The Upsides, and Downsides, of Anti-Anxiety Drugs

Valium was considered a miracle drug in the 1960s and ’70s — an ideal way for Americans to calm the anxiety many were feeling in turbulent times.

So when documentary filmmaker Barbara Gordon wrote a book about herValium addiction and withdrawal in 1979, it was an eye-opener and a shock. This “easy fix” for stress that many Americans relied on turned out to have, for some, a terribly dark side.

Gordon’s book, “I’m Dancing as Fast as I Can” became a huge best seller, a film starring Jill Clayburgh — and a wake-up call. At that time, Valium was one of the top-selling prescriptions in the United States.

“I thought I was writing about one woman. It turned out I wrote about a big, national, dirty secret,” says Gordon today. It was also the era in which former first lady Betty Ford went public with her addiction to pills and alcohol, which Gordon calls a “truly courageous” act that helped begin to remove the stigma of addiction.

A few months ago, Gordon’s book was rereleased, and its story on the dangers of relying on pills to combat stress remains highly relevant.

In fact, prescriptions for anti-anxiety pills are a bigger business than ever.

Today, Valium (diazepam) is still around, but it has been eclipsed by other, newer, and far more popular anti-anxiety drugs in the same family, known as benzodiazepines. Xanax is the one most prevalently prescribed, followed by others such as Ativan (lorazepam) and Klonopin (clonazepam). Doctors says Xanax (alprazolam) is often favored by both doctors and patients because it has less of a “hangover” effect than a drug like Klonopin.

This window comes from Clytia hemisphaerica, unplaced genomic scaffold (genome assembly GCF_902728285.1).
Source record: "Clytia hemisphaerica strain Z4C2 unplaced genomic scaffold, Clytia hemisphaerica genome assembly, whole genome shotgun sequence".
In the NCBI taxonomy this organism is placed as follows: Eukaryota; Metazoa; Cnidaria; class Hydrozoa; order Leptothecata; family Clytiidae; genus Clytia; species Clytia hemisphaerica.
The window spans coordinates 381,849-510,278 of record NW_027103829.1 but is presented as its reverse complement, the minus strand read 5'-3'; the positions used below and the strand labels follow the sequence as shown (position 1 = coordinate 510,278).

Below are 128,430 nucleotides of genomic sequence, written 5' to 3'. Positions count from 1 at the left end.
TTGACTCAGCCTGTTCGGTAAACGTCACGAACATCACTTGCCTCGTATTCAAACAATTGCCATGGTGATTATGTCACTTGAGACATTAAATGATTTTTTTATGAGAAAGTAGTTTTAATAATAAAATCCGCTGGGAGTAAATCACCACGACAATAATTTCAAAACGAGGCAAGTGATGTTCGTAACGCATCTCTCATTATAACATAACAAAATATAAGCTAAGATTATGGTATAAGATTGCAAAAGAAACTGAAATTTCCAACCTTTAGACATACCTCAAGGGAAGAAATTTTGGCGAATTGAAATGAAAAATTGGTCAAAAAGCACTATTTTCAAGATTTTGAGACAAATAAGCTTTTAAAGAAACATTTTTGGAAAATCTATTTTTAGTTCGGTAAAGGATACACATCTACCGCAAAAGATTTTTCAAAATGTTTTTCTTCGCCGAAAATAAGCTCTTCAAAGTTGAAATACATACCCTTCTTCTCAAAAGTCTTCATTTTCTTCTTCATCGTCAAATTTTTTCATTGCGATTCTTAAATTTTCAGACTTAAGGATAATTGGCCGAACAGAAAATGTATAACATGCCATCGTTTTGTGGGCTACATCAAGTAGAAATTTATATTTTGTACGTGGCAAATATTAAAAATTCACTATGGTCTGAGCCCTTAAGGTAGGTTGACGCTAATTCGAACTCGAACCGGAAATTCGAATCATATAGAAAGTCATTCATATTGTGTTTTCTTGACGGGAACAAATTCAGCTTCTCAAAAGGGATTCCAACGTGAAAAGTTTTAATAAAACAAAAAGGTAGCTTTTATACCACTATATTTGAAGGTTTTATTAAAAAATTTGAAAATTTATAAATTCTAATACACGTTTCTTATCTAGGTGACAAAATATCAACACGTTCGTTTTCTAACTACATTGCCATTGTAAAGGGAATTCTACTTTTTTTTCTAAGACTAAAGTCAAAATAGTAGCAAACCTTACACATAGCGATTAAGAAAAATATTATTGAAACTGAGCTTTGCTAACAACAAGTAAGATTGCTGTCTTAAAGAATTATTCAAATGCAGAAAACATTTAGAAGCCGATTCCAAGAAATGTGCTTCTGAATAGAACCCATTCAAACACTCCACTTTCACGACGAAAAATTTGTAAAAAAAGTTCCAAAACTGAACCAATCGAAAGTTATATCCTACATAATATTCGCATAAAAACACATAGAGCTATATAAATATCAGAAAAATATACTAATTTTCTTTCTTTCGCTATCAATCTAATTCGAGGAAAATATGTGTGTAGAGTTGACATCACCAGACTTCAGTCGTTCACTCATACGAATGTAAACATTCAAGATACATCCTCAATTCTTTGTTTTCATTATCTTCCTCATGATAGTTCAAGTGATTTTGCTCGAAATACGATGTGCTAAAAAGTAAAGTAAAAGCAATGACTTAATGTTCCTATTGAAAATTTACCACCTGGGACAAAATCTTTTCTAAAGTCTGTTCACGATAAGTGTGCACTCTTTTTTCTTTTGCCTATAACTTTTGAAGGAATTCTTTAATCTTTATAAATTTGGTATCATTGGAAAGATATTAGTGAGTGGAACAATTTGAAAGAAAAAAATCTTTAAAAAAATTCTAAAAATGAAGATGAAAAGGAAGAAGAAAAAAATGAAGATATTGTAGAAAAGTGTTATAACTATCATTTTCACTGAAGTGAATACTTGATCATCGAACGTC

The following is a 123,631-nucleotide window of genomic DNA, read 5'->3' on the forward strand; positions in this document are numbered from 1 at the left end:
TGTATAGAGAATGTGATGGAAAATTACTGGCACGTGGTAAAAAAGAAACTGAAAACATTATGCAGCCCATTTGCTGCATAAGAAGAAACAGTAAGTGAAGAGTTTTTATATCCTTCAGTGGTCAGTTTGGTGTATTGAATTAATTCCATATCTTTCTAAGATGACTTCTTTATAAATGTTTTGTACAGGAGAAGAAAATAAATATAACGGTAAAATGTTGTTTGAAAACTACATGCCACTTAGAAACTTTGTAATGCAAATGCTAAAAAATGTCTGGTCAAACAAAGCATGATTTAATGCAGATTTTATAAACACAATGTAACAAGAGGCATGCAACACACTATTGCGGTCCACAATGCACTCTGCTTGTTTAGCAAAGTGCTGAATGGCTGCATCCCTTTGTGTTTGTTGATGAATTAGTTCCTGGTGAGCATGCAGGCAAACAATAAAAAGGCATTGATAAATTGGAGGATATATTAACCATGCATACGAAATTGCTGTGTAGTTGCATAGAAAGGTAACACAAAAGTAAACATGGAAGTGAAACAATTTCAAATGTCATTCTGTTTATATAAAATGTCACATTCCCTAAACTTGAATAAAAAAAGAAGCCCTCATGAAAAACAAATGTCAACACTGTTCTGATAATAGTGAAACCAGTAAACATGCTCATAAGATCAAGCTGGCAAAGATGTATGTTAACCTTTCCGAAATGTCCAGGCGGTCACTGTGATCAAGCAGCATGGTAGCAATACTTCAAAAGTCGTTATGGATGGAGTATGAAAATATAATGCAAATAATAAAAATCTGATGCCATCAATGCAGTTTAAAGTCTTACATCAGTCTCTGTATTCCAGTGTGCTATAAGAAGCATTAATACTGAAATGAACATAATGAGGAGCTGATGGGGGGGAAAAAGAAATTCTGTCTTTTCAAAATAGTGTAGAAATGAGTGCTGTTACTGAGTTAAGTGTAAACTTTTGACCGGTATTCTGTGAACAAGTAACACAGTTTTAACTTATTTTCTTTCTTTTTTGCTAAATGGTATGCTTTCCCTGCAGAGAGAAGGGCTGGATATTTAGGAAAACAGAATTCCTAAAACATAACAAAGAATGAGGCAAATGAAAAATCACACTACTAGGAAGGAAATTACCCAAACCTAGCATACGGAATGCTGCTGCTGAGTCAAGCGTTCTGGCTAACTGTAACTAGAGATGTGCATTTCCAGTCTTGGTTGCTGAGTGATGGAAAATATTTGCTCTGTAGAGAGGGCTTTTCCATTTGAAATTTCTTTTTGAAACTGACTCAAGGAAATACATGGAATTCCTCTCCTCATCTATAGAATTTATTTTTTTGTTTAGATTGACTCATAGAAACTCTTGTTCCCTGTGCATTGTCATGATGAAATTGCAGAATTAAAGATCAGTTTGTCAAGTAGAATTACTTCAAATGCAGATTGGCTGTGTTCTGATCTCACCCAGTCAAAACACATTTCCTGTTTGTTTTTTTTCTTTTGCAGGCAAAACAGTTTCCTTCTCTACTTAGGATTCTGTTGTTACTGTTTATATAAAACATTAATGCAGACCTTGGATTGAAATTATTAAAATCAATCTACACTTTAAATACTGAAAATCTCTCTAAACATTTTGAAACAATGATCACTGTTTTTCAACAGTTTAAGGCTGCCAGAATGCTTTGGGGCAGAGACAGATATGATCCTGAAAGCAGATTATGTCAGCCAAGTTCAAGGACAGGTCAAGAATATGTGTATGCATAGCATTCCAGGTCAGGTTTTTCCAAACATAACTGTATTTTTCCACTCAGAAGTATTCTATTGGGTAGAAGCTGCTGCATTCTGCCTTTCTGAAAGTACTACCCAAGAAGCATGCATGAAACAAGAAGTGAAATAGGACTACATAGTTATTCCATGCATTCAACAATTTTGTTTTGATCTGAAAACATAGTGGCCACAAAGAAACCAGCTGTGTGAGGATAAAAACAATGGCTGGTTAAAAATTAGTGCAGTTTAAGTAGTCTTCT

While stories of addiction to prescription pills are hardly as new as they were three decades ago, and may not carry as much of a stigma, they are persistent.

Opiate addiction — to such misused drugs as the painkiller Vicodin (hydrocodone/acetaminophen) — is the most common of pill addictions. But addiction to Xanax, Valium or other benzodiazepines also can be perilous. Some doctors say people can easily begin taking more than the prescribed dose, increasing their tolerance. They can form a reliance on them as a coping mechanism or as a “high,” not unlike overimbibing.

Withdrawal from even low or moderate doses can cause symptoms that include jitteriness, insomnia and heart-racing, which can lead to another cycle of anxiety — and another pill.

Sudden withdrawal, particularly for people whose bodies have gotten used to higher doses, can lead to seizures and death. Singer Sean Levert died after having hallucinations and delusions while he was in the Cuyahoga County jail. The coroner ruled that withdrawal from Xanax was likely a contributing factor in his death; he had been taking 2-milligrams three times a day. While that was his prescribed dose, a typical Xanax prescription would be between 0.5 and 2 milligrams a day.

Toxicology reports on other celebrities who died of complications involving a mix of prescription drugs — such as actor Heath Ledger — also often mention Xanax. So have initial reports of medications found in singer Whitney Houston’s hotel room.

When he was an emergency-room physician at St. Vincent Charity Medical Center, Dr. Thomas Graber saw a number of people in the throes of a pill addiction or withdrawal — or with complications resulting from seizures that came from sudden withdrawal.

“Often, the pills had been prescribed by primary care givers who didn’t have extensive experience with them,” says Graber. “I do think both patients and doctors fail to calculate how important individual responses to medication are.”

Dr. Peter Cohen is an addiction specialist in Maryland. He says he was inspired to become a psychiatrist when, as a medical student, he saw the film “I’m Dancing as Fast as I Can” and was moved by the scene in which Gordon’s character works with the psychiatrist who helps bring her back to health.

“I started to learn a lot about benzodiazepines, the No. 1 prescribed medication at that time,” Cohen says. “And today, it’s still an issue people are discussing: What to do about the tremendous use of benzodiazepines and opiates? Should anti-anxiety agents be more restricted?”

Read more…

This entry was posted in Uncategorized. Bookmark the permalink.